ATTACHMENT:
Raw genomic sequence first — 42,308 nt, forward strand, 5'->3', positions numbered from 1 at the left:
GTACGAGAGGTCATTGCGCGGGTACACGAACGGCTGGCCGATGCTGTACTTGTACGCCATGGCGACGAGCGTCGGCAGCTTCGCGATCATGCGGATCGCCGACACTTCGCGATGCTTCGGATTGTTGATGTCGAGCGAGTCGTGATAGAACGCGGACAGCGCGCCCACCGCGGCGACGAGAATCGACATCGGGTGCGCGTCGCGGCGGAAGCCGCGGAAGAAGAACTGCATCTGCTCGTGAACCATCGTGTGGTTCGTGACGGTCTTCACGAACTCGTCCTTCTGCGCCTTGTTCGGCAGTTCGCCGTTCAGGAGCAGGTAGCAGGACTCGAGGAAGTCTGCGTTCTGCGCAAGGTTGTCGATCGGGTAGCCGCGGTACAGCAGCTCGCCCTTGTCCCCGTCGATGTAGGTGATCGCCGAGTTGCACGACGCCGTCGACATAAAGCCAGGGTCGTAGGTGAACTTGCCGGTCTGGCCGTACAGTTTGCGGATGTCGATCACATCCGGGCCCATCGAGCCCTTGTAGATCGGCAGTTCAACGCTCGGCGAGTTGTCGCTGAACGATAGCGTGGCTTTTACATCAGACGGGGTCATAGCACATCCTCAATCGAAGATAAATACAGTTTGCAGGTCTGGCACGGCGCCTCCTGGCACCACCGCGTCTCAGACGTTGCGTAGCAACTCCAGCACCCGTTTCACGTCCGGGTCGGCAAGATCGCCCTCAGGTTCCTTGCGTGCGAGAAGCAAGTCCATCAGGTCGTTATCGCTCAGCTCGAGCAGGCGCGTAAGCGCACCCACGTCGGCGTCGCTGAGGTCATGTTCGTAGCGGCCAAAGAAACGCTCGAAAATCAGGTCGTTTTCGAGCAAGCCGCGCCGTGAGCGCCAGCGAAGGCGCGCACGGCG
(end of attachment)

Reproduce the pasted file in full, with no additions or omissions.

Raw genomic sequence first — 42,308 nt, forward strand, 5'->3', positions numbered from 1 at the left:
GTACGAGAGGTCATTGCGCGGGTACACGAACGGCTGGCCGATGCTGTACTTGTACGCCATGGCGACGAGCGTCGGCAGCTTCGCGATCATGCGGATCGCCGACACTTCGCGATGCTTCGGATTGTTGATGTCGAGCGAGTCGTGATAGAACGCGGACAGCGCGCCCACCGCGGCGACGAGAATCGACATCGGGTGCGCGTCGCGGCGGAAGCCGCGGAAGAAGAACTGCATCTGCTCGTGAACCATCGTGTGGTTCGTGACGGTCTTCACGAACTCGTCCTTCTGCGCCTTGTTCGGCAGTTCGCCGTTCAGGAGCAGGTAGCAGGACTCGAGGAAGTCTGCGTTCTGCGCAAGGTTGTCGATCGGGTAGCCGCGGTACAGCAGCTCGCCCTTGTCCCCGTCGATGTAGGTGATCGCCGAGTTGCACGACGCCGTCGACATAAAGCCAGGGTCGTAGGTGAACTTGCCGGTCTGGCCGTACAGTTTGCGGATGTCGATCACATCCGGGCCCATCGAGCCCTTGTAGATCGGCAGTTCAACGCTCGGCGAGTTGTCGCTGAACGATAGCGTGGCTTTTACATCAGACGGGGTCATAGCACATCCTCAATCGAAGATAAATACAGTTTGCAGGTCTGGCACGGCGCCTCCTGGCACCACCGCGTCTCAGACGTTGCGTAGCAACTCCAGCACCCGTTTCACGTCCGGGTCGGCAAGATCGCCCTCAGGTTCCTTGCGTGCGAGAAGCAAGTCCATCAGGTCGTTATCGCTCAGCTCGAGCAGGCGCGTAAGCGCACCCACGTCGGCGTCGCTGAGGTCATGTTCGTAGCGGCCAAAGAAACGCTCGAAAATCAGGTCGTTTTCGAGCAAGCCGCGCCGTGAGCGCCAGCGAAGGCGCGCACGGCG